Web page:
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The Tampa Hillsborough Expressway Authority (THEA) has selected WJA and LEMA Construction to serve as Architect and Construction Manager (respectively) for the Deputy John Kotfila Jr. Memorial Dog Park in downtown Tampa. The park will transform about 20,000 square-feet under the Lee Roy Selmon Expressway to memorialize the Hillsborough County Sheriff’s Deputy who heroically lost his life last March.

With ample room for large and small dogs to stretch, run and play, the park will use innovative K9Grass, an artificial turf designed for pets. Unlike generic artificial grass, K9Grass is more realistic and won’t hurt paws of smaller breeds. Highlights also include: water fountains with built-in pet bowls, large circular bench-style seating, and a memorial garden and monument that will stand as tribute to the hero deputy – a solemn reminder of his bravery and sacrifice.

Opening this March, the park is located between Raymond Street and 12th Street, at the northern end of the Channel District.

We are honored to play a role in this meaningful project.

About Tampa Hillsborough Expressway Authority:

Tampa Hillsborough Expressway Authority is an independent agency of the State, which provides innovative tolling transportation solutions to the Tampa Bay region. More information is available at

About LEMA Construction:

LEMA Construction is a forward-thinking construction management and general contracting firm specializing in superior, sustainable projects for the higher education, healthcare, and commercial markets. Founded in 2005, LEMA Construction has helped create some of Tampa Bay’s most iconic spaces and structures. Our LEED AP certified staff takes pride in their contribution to crafting a sustainable community for future generations. More information is available at

Jensen talks smart design with “Dean of Big Data”

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From local schools to the world’s largest companies, today’s design solutions more often involve dynamic/malleable spaces – with mobile and multifunctional elements that allow customizable configurations. Designers must bring informed perspectives and innovative mindsets – considering possibilities of every nook of space – to address different needs and purposes, and fit different styles and situations.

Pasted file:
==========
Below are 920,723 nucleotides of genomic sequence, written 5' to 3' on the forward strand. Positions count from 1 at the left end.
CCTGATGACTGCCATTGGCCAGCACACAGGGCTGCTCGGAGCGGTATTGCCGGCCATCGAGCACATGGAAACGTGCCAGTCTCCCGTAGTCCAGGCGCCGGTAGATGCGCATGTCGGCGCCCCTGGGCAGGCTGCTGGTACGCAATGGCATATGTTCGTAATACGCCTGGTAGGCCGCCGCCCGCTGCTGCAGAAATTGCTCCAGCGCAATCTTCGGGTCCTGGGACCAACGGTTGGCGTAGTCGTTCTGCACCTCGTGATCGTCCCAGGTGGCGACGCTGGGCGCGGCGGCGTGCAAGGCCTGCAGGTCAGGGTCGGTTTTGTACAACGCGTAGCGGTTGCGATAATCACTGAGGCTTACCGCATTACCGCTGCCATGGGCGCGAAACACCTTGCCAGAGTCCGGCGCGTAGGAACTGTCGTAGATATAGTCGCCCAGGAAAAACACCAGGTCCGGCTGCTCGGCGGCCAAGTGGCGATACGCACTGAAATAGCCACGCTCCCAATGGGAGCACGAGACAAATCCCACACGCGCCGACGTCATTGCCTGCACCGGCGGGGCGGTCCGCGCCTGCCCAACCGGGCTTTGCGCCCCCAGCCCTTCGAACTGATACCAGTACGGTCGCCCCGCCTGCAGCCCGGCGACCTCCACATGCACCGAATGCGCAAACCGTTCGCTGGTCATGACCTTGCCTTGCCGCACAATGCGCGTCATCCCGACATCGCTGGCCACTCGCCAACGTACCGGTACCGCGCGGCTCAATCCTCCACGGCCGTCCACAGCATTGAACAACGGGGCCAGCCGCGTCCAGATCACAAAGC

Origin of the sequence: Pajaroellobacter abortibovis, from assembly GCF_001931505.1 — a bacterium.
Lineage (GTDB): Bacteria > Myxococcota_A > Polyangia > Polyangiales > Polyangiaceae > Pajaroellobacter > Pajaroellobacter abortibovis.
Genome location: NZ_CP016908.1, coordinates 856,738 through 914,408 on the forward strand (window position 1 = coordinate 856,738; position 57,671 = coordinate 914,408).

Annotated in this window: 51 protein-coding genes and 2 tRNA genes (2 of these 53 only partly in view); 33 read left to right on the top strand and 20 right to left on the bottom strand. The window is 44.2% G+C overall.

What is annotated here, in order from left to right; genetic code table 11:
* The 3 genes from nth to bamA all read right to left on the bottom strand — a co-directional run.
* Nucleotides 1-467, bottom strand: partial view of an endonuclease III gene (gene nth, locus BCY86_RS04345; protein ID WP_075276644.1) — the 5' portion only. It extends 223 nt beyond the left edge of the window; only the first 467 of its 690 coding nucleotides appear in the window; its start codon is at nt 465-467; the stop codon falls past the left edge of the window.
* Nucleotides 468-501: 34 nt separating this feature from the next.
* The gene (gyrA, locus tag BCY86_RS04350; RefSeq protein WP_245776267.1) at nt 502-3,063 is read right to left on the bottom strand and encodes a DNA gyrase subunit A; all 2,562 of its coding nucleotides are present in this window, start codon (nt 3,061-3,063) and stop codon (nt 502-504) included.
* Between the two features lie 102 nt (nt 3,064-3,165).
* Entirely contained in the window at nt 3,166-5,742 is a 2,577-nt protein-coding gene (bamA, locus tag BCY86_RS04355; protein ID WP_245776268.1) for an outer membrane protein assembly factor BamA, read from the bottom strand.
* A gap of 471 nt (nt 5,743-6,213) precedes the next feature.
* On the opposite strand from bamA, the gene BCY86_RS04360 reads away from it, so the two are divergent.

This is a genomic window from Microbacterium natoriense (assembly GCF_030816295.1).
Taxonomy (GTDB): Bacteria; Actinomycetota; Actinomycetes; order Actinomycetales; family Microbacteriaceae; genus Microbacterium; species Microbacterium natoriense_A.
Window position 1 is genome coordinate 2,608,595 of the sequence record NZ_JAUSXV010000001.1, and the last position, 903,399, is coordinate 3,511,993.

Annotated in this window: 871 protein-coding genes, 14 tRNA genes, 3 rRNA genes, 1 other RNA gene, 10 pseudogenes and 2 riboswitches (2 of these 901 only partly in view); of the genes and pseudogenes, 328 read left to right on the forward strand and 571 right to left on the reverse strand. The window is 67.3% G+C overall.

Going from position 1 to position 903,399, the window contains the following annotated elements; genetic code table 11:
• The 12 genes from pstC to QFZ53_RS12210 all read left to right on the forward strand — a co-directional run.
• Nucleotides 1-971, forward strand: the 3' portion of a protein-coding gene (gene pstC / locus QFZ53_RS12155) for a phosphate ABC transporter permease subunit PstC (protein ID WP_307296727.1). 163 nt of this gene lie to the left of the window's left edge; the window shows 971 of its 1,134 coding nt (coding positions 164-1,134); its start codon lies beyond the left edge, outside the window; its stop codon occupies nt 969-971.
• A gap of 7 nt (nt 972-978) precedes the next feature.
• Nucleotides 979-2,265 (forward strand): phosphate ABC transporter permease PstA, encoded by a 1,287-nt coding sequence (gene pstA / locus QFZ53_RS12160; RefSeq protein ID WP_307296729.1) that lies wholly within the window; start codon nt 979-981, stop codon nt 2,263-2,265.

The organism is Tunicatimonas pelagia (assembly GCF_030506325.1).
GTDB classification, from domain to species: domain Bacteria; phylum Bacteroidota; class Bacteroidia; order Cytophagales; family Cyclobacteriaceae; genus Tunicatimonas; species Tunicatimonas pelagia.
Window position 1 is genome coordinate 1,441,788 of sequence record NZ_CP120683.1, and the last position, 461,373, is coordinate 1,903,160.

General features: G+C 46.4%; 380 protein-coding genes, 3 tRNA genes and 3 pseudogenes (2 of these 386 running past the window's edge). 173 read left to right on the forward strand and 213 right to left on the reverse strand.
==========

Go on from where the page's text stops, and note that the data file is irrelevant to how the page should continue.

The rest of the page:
Practical to stimulating, sometimes disruptive, awareness-nudging spaces can help spur unexpected experiences, new collaborations, mindfulness and innovations.

Jason Jensen recently discussed these topics with uncle-in-law and Chief Technology Officer for Dell EMC Services, Bill Schmarzo. Schmarzo’s predominant focus on Big Data sparked interest in Jensen’s perspectives on smart entities and agile design, which resulted in this blog post by Schmarzo, where he astutely articulates how “agile design supports the execution of smart.”

Schmarzo touches on machine learning as an actuator that helps make adjustments in a range of critical processes throughout daily life – and changing needs and roles of human actuators. From workflow innovations and communications, to health and well-being, a smart design is deeply considerate of those that experience the space – along with the community, environment, and/or industry in which it lives.

To do this effectively, a design team must immerse itself in the client’s practices and culture. We need to know how museums and city halls and fire stations work – what their people need and want, combined with the analytical data – to be able to create appropriate, comfortable, stimulating, productive, and highly functional spaces.

Schmarzo writes, “In the design of a smart classroom, according to Jason, the first step in creating a smart school is to divorce teachers from their classroom ownership.”

“In designing a smart classroom, the classroom is no longer defined by the teacher who occupies the classroom. Instead, the students and the type of learning and teacher-to-student interactions that are occurring in that space define the smart classroom. If a classroom subject requires small workgroups, then teacher creates a group study area. If the classroom subject requires individual lessons, then the classroom needs to be able to be morphed into a study area with various seating options where the students can define their optimal learning environment.”

From learning patterns per subject matter and teacher/student styles, to, yes, types of chairs – design recommendations and specifics should come from exhaustive data gathering and the resulting analytics to inform the team’s critical thinking and purposeful decision-making throughout the design process. More here.